In 1984, Aini Zubedy joined Befrienders Malaysia as a volunteer. One of her duties was to man the 24-hour hotline of the non-profit organisation which helps the suicidal and the depressed, or simply become “listeners” to those who need to talk. The service is non-sectarian, non-religious, non-political, non-directive and is provided free of charge with the assurance of full confidentiality.

“I wanted to do something that was meaningful to me. So I called the Befrienders and they told me what they do. It was related to what I wanted. When I graduated, I wanted to do something that was connected to helping someone, some kind of social work. The degree that I got did not qualify for social work because it was an economics degree. I was looking for volunteer work related to helping people.”

While there, she worked on her Masters degree which was based on a study of attempted suicide among female youth in Malaysia.

“I was with Befrienders for 17 years. I stayed because it was very fulfilling. And I was learning all the time. Not just the hotline work but also the outreach programmes, whereby we go out to reach the community. I also got involved in the training – educating the new batch of volunteers. I realised that was very much my forte.”

Seventeen years later, using the fundamentals she acquired at Befrienders, the skills she learnt at her brother’s training company and armed with a Masters degree in Counselling, she headed to the United States – specifically Austin, Texas, to join her sister and put her skills to the test.

She first worked in the Psychiatric Emergency Services Unit at Integral Care, Travis County, which supports the health and well-being of adults and children living with mental illness, substance use disorder, and intellectual and developmental disabilities. Integral Care (formerly called Austin Travis County Integral Care) was the first community centre to provide high-quality, community-based behavioural health and intellectual disabilities services in central Texas. With her skill set, Aini fit right in.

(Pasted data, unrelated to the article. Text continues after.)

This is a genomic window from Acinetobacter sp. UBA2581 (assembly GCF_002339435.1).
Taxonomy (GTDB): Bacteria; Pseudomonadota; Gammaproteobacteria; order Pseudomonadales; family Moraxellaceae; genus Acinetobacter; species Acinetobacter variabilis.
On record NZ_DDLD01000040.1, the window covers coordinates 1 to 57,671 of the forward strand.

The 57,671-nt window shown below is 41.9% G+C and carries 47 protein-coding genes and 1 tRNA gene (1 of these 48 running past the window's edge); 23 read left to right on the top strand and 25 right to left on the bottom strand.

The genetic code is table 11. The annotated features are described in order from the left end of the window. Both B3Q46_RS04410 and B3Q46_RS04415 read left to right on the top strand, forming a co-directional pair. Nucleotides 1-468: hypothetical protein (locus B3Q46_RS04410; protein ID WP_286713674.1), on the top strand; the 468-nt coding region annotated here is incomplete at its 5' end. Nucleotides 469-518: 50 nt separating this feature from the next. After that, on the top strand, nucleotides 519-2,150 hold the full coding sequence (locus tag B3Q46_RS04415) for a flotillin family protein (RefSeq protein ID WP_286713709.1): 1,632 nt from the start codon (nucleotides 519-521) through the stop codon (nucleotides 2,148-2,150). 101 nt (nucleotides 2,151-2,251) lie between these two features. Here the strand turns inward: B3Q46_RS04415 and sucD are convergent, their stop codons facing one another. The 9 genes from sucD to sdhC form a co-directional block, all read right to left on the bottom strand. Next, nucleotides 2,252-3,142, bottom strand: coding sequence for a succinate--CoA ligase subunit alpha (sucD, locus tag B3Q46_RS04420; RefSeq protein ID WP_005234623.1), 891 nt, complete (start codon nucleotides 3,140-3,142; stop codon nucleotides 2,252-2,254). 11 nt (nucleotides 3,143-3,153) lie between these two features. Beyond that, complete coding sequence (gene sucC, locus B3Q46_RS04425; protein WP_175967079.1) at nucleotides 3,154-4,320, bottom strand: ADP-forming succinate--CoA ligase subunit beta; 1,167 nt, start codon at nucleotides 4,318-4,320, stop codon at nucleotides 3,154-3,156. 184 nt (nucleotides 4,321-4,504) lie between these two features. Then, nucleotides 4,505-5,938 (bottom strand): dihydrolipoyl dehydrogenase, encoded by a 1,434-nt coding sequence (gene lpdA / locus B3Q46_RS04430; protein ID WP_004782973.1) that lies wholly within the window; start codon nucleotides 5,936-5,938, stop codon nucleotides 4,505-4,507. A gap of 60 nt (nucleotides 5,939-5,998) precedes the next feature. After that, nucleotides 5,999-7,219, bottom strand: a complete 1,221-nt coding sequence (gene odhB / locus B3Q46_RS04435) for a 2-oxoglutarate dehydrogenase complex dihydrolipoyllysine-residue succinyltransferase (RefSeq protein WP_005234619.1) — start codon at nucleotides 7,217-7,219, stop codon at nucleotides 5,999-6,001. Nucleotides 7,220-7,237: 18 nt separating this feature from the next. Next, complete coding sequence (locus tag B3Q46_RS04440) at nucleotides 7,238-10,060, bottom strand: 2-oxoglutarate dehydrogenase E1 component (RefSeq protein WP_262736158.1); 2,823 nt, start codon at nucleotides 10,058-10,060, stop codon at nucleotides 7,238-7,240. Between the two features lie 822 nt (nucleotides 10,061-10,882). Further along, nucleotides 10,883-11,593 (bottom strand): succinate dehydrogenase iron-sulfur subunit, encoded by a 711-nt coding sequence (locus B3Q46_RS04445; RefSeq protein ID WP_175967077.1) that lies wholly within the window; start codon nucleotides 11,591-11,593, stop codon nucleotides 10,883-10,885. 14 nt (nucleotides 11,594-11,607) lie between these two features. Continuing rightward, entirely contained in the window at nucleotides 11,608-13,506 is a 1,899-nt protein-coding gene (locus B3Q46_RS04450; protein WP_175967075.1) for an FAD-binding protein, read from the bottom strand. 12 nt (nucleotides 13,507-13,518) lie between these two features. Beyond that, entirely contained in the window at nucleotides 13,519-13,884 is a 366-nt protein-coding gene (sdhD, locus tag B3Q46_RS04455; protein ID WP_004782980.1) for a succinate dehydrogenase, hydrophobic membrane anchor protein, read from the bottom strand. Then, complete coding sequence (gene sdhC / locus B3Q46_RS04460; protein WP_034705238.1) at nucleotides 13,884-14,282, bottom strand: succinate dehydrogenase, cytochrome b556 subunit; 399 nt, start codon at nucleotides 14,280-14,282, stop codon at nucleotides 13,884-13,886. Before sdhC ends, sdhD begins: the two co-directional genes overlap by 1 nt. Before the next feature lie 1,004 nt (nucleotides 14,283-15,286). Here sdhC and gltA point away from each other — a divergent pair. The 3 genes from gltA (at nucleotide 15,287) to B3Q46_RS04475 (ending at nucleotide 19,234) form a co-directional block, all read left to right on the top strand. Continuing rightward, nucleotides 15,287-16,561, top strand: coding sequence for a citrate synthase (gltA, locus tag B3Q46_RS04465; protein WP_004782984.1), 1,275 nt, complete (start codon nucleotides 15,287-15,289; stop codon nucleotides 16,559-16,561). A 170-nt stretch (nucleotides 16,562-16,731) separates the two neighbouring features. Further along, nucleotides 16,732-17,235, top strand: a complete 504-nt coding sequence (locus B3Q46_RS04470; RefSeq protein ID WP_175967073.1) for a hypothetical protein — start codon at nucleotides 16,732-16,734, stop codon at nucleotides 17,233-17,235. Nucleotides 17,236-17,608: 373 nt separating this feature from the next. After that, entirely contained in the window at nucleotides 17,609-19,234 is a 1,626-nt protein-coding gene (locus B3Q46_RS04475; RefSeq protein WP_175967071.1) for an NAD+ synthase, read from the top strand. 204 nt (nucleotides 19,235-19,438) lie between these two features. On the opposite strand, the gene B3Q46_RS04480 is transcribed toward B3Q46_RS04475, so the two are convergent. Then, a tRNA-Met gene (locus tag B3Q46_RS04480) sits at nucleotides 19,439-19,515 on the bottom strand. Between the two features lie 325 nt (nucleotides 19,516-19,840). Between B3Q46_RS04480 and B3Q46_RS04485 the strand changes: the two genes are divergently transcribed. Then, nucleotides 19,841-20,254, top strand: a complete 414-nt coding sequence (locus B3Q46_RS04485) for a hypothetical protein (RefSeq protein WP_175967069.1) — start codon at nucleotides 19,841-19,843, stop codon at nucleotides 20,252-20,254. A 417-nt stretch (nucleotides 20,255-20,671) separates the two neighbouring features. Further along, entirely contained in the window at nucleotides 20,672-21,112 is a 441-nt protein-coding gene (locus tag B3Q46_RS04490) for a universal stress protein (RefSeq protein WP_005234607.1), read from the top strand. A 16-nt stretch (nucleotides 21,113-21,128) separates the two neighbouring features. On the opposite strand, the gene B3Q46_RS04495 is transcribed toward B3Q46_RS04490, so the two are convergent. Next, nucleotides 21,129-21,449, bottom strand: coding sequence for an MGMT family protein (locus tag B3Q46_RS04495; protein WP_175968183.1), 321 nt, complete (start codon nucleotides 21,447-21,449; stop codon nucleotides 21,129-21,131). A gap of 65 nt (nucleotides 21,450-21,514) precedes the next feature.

A few years later, she applied for a position as Group Leader for a Recovery Centre, and got the job. She led daily groups in psycho-social rehabilitation, socialisation and recovery. She also supervised Peer Recovery Specialists, people with a mental health diagnosis and life experience trained to provide support services for other mental health clients.

Says her former boss, Tom Polacheck: “I met Aini while we were working together at Austin Travis County Integral Care about 10 years ago. We both worked in the Adult Behavioral Health Division, Aini as a Licensed Professional Counselor (LPC) and I was a Behavioral Health Team Manager.

“Despite her being an LPC, Aini assumed any and all duties to help our unit prosper. She would drive a van for community outings, prepare lunches for clients as needed, enthusiastically lead hikes, bowling, parties and anything to expand the social world of our often isolated clientele. And they loved her for it.

“Also, let it be noted that Aini brought diversity and modelled acceptance in a conservative white culture/society not familiar with Asian or Muslim customs.”

Today, she is a much sought-after licenced and certified DBT (Dialectical Behaviour Therapy) therapist attached to the Austin State Hospital (ASH). Aini has been at ASH for three years. She currently works with the staff to facilitate patients’ transition into the community and to reduce recidivism and relapse.

At ASH, she reaches out to, and works with, a diverse population of staff and patients to meet patients’ needs. And she continues to be a facilitator for cultural responsive care at Integral Care.

As a single mother with a 10-year-old son, Aini’s day-in-a-life is one of constantly striking a balance of working with her diverse group of clients, training, and the soccer-study-music-swimming activities of her young son.

“I’d like to believe that growing up in Malaysia, a multi-cultural society where tolerance and acceptance of different races and communities is part of being Malaysian, did in many ways prepare me for the diversity-emphasised work I am doing in the United States.

“With this exposure, I’d like to think that I bring openness, acceptance and a non-judgmental approach to my practice. And I really believe that this is something Malaysia can teach the whole world.”